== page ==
Essays: Short prose that makes a point, states an opinion, or describes an event. A Persuasive Essay may be one-sided and directed at converting the reader to a certain belief or idea. A Political essay might make a statement regarding social or political views. The primary focus would be to support and explore the social or political view, and/or to possibly consider it's short-falling as well.

History: Books focused on historical events, both world and local. American history would focus on historical events taking place in the United States; British history would focus on historical events which took place specifically related to England; World history would include books related to cultures around the world.

How-to: Self-explanatory. These books described how to do something.

Journalistic Reporting: Reports the news through creative retelling of the events as they happened rather than giving just the bare, minimum facts; a more first-hand, personal look into the events.

Memoirs: Limited autobiographies. Many times speaking of a specific event in their lives.

Music/Art/Architecture: Covering present as well as historical information on these subjects, including examples.

Persuasive. May be one-sided and directed at converting the reader to a personal POV/belief or concept.

Political: Also considered social writing,. Makes a statement regarding social or political views or ways of being. Primary focus of the work supports a social or political view or critiques it. There is an element of exploration within them.

Religion: Books within the nonfiction genre of religion will look at modern religions as well as ancient religions.

Science and Technology: A gamut of subjects withing these genres, going from natural science, to astronomy, to Internet technologies.

Self-help/Psychology/Sociology: Self-help books usually describe how to improve your life in some way, either by raising your self-esteem, increasing your health, or learning a new skill. Psychology and sociology books describe how people behave and interact.

Travel/Geography. Would include description of the terrain, the sights, the locale and customs of individual places, countries, cities, town, rural destinations, cultures, etc. Travel books would be geared toward people planning to travel, possibly with details about restaurants, hotels, local attractions. Geography would be more limited in scope in discussing terrain, relevant statistics about an area, etc.-it would not include travel planning.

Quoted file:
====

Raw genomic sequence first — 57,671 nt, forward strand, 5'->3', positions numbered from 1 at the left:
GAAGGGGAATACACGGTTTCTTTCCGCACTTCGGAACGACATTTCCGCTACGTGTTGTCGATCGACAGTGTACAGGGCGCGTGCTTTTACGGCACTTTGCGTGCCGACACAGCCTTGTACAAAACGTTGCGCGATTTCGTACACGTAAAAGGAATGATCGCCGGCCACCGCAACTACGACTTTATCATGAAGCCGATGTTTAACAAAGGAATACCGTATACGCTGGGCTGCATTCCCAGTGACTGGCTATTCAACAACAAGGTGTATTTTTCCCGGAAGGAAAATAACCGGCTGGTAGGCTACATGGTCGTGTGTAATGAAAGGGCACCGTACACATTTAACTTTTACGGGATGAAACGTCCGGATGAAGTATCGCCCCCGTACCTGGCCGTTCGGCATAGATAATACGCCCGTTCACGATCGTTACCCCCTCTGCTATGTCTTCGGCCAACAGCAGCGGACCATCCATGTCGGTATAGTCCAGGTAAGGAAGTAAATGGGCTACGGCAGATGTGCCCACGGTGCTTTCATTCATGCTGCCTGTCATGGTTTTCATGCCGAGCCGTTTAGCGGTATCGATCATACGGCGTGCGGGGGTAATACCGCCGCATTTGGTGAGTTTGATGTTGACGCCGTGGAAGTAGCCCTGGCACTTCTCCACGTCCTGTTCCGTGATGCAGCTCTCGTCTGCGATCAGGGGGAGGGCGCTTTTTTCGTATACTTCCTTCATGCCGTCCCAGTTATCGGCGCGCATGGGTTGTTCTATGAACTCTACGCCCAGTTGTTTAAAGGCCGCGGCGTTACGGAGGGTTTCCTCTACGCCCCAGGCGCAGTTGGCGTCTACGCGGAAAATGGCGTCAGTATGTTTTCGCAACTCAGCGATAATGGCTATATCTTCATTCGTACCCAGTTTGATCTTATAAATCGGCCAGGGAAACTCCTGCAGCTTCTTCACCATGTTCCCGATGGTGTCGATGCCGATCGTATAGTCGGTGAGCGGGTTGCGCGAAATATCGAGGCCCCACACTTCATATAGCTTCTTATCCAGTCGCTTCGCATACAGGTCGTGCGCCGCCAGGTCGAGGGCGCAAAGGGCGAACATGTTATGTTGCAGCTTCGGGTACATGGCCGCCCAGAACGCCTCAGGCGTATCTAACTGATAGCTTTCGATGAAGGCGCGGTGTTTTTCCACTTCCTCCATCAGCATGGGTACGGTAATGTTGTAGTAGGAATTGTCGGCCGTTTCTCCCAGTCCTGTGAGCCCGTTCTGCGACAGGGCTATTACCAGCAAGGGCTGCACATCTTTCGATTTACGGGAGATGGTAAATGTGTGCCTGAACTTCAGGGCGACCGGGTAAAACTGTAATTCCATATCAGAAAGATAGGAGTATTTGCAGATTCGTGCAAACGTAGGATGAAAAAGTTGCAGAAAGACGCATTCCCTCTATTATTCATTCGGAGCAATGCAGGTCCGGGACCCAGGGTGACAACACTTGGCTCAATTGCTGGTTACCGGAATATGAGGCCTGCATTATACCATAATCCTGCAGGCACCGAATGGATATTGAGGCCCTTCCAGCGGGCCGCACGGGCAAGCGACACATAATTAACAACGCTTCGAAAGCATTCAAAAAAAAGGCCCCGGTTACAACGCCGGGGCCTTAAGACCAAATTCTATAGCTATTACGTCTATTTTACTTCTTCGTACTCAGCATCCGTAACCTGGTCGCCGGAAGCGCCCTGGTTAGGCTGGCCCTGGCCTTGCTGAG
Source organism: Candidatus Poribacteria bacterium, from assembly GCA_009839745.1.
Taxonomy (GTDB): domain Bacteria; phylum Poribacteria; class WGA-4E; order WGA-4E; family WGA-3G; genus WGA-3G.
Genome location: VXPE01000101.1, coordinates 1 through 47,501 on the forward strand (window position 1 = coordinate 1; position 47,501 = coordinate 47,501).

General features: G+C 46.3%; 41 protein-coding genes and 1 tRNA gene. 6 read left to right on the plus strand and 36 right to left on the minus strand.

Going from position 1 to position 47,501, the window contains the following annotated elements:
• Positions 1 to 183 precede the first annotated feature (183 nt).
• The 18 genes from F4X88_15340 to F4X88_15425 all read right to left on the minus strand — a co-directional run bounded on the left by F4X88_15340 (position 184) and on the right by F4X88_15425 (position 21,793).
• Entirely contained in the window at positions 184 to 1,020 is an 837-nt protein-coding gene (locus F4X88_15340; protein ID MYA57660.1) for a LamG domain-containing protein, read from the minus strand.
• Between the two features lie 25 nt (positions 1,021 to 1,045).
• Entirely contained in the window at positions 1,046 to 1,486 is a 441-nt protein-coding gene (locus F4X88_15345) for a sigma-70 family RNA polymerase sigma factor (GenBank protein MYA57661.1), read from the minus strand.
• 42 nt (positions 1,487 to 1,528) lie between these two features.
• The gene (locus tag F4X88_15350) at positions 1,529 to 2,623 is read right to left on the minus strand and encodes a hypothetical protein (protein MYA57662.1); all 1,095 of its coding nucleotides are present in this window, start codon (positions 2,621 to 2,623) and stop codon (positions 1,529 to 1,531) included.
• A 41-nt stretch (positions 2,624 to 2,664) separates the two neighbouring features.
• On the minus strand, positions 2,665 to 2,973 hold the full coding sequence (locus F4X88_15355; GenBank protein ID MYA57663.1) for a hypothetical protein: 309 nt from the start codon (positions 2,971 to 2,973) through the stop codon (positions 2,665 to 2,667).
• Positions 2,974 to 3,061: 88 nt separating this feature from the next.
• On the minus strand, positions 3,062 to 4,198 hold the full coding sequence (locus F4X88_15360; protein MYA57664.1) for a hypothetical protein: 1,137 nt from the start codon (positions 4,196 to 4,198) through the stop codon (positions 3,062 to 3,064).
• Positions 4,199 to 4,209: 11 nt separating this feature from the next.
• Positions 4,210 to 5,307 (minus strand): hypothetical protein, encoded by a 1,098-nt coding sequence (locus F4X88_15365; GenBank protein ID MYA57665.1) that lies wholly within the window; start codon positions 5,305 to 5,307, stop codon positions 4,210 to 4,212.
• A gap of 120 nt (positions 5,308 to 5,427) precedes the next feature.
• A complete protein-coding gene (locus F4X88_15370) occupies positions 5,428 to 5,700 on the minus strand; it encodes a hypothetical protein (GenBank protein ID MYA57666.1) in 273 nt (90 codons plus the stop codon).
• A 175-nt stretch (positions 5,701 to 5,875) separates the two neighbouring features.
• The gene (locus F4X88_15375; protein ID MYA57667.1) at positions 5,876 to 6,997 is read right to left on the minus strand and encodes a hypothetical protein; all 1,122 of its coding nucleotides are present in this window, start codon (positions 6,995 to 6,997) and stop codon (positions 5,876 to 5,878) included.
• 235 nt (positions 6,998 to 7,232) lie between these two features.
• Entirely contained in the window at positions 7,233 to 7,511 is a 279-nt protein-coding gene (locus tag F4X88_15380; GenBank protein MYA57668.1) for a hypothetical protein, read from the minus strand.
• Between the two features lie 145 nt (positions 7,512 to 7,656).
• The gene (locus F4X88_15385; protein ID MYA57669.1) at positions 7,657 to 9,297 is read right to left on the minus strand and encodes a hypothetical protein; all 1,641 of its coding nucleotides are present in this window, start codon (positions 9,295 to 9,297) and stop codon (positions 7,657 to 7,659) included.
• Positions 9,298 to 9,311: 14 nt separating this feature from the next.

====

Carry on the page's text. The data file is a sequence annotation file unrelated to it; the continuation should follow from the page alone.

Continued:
True Crime: Narrative that follows the criminal's or the detective's perspective. A re-telling of events surrounding the nature of the crime.



22. Poetry/Prose




23. Pornography

Adult explicit, sexual fantasy fiction. Gritty, frank language. Written primarily for heterosexual men.


24. Romance




25. Speculative Fiction

All-inclusive term for science fiction, fantasy and horror.


The Argadian Heart Trilogy


26. Science Fiction/Futuristic










 [Also visit, http://www.listology.com/bertie/story/sub-genres-science-fiction-map-ideas-literary-list, for expansive listings that including settings, themes for Science Fiction subgenres.]

27. Western



28. Women's Fiction






The Diary of Lillian Manchester






Images of Desire



Check out these reference sources for more information.

Story Structure Architect by Victoria Lynn Schmidt, Ph.D., ISBN: 978-1-58297-325-8















The Christian Writer's Manual of Style by Robert Hudson and Shelly Townsend-Hudson, ISBN: 978-0310487715













Creative Commons License

27 Genres - Fiction and Nonfiction by Adrianna Dane is licensed under a

Creative Commons Attribution-Noncommercial-Share Alike 3.0 United States License.


Home Page

Return to Home Page


Stories and Articles on this Site are the original works of Adrianna Dane

Copyright 2005-2013 Adrianna Dane